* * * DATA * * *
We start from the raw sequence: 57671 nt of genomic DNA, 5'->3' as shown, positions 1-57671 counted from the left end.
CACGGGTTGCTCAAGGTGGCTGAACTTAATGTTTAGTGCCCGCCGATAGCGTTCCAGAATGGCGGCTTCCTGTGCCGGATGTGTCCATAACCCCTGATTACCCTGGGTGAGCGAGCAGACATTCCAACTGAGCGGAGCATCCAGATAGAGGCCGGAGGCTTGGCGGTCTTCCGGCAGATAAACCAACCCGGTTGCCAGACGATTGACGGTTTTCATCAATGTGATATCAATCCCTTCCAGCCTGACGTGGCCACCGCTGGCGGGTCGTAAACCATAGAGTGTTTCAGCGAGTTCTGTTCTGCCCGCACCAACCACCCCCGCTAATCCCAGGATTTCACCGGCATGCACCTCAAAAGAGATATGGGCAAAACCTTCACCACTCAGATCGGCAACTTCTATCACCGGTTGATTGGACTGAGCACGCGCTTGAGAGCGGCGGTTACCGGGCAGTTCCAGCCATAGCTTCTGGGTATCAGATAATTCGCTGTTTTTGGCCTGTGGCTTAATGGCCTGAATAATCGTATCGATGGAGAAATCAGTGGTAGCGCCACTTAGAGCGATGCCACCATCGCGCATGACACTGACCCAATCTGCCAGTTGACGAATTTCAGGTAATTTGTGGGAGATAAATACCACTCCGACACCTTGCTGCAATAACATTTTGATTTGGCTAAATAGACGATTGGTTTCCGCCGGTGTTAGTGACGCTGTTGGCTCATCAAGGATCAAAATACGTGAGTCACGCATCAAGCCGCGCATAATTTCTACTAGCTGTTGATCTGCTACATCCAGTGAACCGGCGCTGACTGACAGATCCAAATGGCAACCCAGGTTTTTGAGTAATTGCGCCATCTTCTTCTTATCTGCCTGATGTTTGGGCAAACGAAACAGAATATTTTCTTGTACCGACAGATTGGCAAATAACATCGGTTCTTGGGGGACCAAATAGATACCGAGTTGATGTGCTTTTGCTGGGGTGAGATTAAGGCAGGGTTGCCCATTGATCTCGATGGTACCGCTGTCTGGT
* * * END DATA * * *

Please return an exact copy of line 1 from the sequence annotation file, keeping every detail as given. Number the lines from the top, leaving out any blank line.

We start from the raw sequence: 57671 nt of genomic DNA, 5'->3' as shown, positions 1-57671 counted from the left end.